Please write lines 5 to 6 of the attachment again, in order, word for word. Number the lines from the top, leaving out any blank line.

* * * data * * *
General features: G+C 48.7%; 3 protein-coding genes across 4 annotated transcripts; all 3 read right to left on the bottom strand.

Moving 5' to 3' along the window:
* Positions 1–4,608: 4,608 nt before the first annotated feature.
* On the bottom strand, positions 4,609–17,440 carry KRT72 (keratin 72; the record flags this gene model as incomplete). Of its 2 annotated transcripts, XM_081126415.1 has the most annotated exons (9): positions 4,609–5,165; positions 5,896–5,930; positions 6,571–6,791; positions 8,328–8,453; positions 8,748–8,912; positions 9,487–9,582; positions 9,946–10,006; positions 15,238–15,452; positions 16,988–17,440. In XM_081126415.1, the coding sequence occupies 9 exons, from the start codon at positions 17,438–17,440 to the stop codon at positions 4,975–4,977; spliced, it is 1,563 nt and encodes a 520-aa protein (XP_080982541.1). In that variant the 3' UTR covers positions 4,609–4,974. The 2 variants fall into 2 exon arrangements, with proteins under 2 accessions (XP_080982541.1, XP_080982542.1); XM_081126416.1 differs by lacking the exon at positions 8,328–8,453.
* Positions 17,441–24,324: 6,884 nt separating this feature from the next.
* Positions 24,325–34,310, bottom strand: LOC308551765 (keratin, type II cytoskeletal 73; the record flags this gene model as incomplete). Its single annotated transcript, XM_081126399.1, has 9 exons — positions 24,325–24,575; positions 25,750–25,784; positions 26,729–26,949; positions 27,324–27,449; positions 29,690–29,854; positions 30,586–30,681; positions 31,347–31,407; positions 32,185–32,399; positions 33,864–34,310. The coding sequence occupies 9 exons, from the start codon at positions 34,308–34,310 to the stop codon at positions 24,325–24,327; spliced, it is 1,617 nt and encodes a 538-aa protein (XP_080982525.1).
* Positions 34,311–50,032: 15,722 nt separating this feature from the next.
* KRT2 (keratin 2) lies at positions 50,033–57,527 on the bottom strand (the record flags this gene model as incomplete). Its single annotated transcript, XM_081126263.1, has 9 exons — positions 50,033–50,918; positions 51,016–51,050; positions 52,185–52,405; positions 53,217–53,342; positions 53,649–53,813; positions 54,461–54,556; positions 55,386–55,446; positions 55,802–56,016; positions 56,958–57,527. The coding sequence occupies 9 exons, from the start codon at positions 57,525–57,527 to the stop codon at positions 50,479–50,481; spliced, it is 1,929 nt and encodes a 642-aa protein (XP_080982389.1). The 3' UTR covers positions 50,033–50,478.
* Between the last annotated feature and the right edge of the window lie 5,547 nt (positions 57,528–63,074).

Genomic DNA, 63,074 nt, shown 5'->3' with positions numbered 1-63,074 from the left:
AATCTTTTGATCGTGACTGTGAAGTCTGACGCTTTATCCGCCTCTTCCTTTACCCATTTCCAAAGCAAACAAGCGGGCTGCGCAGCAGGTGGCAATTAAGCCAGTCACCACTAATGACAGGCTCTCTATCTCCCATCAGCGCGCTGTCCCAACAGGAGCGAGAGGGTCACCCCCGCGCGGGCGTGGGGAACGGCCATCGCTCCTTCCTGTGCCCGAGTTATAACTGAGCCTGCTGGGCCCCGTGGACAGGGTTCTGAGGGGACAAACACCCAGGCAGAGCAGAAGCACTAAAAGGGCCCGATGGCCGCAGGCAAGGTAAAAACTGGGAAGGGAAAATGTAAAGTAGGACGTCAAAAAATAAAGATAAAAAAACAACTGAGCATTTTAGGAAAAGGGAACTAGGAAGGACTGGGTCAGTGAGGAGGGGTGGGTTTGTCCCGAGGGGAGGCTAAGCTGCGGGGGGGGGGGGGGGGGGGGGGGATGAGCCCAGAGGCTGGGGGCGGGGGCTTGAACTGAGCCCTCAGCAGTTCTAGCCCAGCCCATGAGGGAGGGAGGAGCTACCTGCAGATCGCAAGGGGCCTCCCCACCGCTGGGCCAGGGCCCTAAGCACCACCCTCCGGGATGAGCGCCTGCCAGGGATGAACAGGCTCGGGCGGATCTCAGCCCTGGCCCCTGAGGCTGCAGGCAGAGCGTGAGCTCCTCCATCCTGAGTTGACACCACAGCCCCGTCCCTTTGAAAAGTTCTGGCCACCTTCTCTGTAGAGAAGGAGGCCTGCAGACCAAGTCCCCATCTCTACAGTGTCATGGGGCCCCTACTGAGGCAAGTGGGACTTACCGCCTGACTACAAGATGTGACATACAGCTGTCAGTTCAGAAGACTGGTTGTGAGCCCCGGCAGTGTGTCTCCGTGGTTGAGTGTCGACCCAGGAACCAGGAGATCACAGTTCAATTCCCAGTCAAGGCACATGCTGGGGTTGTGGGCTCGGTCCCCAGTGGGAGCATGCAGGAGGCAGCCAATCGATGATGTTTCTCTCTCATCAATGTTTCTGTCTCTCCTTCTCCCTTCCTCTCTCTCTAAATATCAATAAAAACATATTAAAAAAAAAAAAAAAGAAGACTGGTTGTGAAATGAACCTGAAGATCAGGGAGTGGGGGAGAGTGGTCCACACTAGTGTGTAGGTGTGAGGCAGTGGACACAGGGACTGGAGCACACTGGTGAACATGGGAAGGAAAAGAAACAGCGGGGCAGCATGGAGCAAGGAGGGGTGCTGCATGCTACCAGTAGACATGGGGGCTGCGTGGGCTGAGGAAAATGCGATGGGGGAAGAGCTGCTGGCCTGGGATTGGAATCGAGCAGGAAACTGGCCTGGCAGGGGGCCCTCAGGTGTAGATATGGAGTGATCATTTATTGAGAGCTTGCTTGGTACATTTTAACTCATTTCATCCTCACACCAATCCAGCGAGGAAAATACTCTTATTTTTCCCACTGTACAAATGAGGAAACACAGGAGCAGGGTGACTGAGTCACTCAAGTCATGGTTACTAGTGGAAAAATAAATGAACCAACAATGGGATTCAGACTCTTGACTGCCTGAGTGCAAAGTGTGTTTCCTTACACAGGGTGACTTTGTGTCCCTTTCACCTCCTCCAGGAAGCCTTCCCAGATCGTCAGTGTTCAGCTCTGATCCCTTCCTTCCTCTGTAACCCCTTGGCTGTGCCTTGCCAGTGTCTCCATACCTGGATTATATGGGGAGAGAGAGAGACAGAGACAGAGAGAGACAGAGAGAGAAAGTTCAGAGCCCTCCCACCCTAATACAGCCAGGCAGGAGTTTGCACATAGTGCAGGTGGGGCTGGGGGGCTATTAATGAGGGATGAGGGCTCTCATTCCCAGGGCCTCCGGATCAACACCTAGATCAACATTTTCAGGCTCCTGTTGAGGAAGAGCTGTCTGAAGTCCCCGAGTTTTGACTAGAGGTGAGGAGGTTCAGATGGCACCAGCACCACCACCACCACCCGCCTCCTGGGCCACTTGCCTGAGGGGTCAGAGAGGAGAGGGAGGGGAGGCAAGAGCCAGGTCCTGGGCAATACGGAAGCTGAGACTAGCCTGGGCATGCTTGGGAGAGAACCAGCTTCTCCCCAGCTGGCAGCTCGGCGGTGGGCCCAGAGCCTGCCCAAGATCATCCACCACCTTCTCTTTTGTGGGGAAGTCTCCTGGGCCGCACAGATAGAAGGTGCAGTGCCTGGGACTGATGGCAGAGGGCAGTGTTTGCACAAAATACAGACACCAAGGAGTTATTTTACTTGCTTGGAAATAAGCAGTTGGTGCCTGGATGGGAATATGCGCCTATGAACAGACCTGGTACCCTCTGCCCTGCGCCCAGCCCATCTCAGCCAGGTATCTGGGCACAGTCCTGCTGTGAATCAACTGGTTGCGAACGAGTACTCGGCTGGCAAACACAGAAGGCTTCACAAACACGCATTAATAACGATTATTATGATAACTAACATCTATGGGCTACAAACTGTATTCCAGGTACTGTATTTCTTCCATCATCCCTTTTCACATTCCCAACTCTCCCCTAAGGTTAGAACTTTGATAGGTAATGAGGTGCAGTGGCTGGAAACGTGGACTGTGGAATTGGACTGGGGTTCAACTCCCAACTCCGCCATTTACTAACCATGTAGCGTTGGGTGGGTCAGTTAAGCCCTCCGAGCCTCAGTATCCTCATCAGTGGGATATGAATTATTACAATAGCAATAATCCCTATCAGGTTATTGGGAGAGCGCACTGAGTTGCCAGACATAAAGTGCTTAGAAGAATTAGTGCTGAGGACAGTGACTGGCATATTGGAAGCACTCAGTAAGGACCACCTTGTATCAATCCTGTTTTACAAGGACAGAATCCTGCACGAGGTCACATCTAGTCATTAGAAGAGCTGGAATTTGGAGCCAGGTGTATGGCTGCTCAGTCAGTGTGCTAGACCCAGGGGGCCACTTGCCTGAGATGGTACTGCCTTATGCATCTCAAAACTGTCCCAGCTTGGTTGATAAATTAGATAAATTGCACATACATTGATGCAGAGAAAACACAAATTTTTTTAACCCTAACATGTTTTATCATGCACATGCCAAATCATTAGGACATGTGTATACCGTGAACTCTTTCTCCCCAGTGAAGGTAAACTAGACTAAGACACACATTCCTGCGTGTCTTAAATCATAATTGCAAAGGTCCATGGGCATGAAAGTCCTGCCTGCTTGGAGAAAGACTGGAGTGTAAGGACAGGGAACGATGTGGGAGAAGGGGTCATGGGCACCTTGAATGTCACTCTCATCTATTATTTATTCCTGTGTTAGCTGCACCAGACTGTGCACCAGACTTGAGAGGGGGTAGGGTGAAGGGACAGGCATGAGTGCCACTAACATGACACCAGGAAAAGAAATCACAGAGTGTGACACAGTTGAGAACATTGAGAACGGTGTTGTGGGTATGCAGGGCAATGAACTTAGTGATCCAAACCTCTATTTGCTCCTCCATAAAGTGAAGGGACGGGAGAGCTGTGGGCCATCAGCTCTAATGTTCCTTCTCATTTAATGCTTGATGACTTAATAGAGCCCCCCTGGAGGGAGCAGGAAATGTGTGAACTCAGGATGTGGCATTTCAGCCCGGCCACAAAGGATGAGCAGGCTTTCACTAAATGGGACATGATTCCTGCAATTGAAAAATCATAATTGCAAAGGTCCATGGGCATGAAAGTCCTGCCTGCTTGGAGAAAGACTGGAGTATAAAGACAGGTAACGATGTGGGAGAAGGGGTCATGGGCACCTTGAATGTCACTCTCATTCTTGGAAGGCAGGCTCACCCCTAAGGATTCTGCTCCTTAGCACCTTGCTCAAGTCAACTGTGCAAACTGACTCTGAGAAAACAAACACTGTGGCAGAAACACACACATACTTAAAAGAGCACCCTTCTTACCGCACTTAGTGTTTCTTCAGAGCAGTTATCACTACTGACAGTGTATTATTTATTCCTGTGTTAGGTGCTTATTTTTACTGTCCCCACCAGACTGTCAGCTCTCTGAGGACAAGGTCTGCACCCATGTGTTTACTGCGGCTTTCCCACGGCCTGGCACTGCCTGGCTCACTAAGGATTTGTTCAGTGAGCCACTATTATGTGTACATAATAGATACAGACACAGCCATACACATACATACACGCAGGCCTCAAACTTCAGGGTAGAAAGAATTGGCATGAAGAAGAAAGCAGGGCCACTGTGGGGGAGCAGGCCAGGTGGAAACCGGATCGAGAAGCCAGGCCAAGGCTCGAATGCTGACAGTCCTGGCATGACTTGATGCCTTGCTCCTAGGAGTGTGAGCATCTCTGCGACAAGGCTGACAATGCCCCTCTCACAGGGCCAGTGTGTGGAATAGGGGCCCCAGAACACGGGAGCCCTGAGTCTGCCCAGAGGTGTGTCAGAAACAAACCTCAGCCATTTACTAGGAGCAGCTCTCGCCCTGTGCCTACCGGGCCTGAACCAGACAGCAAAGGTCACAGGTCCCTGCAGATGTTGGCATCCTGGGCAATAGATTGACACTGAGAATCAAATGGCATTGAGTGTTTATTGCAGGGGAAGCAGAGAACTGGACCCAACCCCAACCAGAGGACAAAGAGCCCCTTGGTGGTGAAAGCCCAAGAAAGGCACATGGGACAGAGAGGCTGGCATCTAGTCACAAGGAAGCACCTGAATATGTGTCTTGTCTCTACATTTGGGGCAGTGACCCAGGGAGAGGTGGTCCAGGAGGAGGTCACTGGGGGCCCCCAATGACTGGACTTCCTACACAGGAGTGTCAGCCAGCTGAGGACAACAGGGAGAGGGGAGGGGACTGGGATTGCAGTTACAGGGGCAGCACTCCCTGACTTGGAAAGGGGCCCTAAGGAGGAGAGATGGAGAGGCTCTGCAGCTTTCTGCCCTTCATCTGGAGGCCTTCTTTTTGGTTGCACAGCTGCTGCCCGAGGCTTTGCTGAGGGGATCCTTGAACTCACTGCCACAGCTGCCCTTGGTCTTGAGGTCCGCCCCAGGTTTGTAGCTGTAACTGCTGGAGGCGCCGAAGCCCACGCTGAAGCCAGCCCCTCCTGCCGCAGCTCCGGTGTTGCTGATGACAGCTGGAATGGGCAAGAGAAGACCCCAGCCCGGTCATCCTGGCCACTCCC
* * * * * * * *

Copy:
* Positions 17,441–24,324: 6,884 nt separating this feature from the next.
* Positions 24,325–34,310, bottom strand: LOC308551765 (keratin, type II cytoskeletal 73; the record flags this gene model as incomplete). Its single annotated transcript, XM_081126399.1, has 9 exons — positions 24,325–24,575; positions 25,750–25,784; positions 26,729–26,949; positions 27,324–27,449; positions 29,690–29,854; positions 30,586–30,681; positions 31,347–31,407; positions 32,185–32,399; positions 33,864–34,310. The coding sequence occupies 9 exons, from the start codon at positions 34,308–34,310 to the stop codon at positions 24,325–24,327; spliced, it is 1,617 nt and encodes a 538-aa protein (XP_080982525.1).